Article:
Activists press for action as Gov. Sanford and budget board (try to) ignore the ADAP crisis
Stephanie an HIV-positive woman from Orangeburg, SC who's Chair of SC-C2EA, waits to speak at a rally.
The South Carolina ADAP crisis (four preventable deaths since the state started a waiting list last summer that's now up to 324 people in line for AIDS drugs) inspired a full week of action and activism by South Carolinians living with AIDS and their allies.
The results: new news coverage through press, radio and TV, new allies for action including key Latino, LGBT, union and progressive groups, and a first-ever discussion of the crisis with the governing board of the state Department of Health and Environmental Control (DHEC).
But there's still no action from SC Governor Mark Sanford or his compadres on the Budget and Control Board - and there's word of at least one more PWA on the ADAP waiting list who this week was moved into the intensive care unit at an SC hospital and is near death.
Sunday at the Governor's Mansion
A broad coalition of activist groups joined together at the Governor's Mansion on Sunday to call on Sanford to make a request for $3 million in emergency funding for ADAP at the scheduled Tuesday meeting of the state Budget and Control Board, whose spokespeople have said would move quickly to consider a request if one were made.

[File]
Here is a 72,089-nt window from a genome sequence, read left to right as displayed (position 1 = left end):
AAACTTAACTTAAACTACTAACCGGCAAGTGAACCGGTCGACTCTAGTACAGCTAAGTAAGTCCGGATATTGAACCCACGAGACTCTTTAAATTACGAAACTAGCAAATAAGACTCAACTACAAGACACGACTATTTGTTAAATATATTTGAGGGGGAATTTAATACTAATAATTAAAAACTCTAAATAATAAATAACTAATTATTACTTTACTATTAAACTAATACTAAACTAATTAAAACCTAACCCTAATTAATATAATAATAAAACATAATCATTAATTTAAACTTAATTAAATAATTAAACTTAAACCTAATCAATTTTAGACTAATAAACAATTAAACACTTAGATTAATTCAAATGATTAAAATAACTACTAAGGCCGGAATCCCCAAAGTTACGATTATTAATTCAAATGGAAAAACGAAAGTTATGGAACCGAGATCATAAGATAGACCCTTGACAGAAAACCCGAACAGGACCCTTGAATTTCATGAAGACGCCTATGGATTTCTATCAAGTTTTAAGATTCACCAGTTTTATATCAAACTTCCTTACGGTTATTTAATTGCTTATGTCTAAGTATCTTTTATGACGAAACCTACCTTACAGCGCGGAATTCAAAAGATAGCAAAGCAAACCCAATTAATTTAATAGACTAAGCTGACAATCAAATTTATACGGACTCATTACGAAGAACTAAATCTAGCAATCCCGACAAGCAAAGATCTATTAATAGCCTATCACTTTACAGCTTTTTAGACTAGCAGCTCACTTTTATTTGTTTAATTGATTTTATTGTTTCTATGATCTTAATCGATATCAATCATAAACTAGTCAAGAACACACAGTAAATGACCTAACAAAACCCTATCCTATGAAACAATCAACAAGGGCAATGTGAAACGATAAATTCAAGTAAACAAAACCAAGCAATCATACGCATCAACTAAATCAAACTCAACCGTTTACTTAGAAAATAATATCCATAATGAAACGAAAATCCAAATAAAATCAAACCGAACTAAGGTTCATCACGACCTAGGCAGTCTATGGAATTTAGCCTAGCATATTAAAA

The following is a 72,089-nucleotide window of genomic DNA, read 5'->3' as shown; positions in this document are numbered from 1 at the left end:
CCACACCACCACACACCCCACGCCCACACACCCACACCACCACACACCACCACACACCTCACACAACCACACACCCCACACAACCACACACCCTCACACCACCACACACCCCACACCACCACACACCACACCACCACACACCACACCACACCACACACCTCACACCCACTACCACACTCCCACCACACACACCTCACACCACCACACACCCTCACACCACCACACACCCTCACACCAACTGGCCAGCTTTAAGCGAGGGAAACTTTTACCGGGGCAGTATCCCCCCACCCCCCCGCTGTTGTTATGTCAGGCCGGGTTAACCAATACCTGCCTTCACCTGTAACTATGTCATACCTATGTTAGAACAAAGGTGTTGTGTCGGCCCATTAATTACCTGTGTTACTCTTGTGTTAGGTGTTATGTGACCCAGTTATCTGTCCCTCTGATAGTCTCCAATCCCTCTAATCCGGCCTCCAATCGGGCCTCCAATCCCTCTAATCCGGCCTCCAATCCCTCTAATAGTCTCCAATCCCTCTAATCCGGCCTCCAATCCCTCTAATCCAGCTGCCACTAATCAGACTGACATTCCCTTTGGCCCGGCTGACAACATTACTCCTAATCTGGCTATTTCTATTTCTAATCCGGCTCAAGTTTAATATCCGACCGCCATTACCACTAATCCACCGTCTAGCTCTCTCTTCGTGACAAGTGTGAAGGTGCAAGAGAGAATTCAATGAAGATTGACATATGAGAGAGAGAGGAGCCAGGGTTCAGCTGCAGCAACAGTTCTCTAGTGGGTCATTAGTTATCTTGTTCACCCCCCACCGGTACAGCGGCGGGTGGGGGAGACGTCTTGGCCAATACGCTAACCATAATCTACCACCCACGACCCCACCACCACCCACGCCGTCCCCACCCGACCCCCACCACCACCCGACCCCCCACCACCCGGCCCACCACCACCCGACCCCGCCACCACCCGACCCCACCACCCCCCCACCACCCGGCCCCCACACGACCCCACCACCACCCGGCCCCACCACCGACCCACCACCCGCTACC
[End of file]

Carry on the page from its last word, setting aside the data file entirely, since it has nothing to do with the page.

"Poor people living with AIDS who end up on this waiting list are being abandoned to sickness and death," said Stephanie Williams, an HIV-positive woman from Orangeburg, SC who's Chair of SC-C2EA. "These budgeting decisions will hurt South Carolina. We need our neighbors well and participating in life, not wasting away in hospital beds."
The action drew another round of statewide press coverage to the crisis.
Monday on the phones
On Monday, thousands of folks from all over the country called Governor Sanford's office to ask him to act. The phone zap was fueled by activists who had attended NAPWA's Staying Alive conference in New Orleans over the weekend, as well as by participants in several AIDS policy and activist listserves.
The buzz continued all day and into the next, as advocates overheard the Governor's receptionist crisply transferring call after call "related to AIDS drugs."
"Those of us in South Carolina have all been touched and moved by the outpouring of love and support that we've received from people on this issue," said Karen Bates of SC-C2EA. She hopes the support from local, national and international advocates is a sign of reemerging unity after regional divides related to Ryan White reauthorization and funding shortfalls.
Tuesday at the BCB
But all those calls didn't get Sanford to act - he failed to add an ADAP item to the meeting agenda for the Budget and Control Board, and other members didn't step up either.
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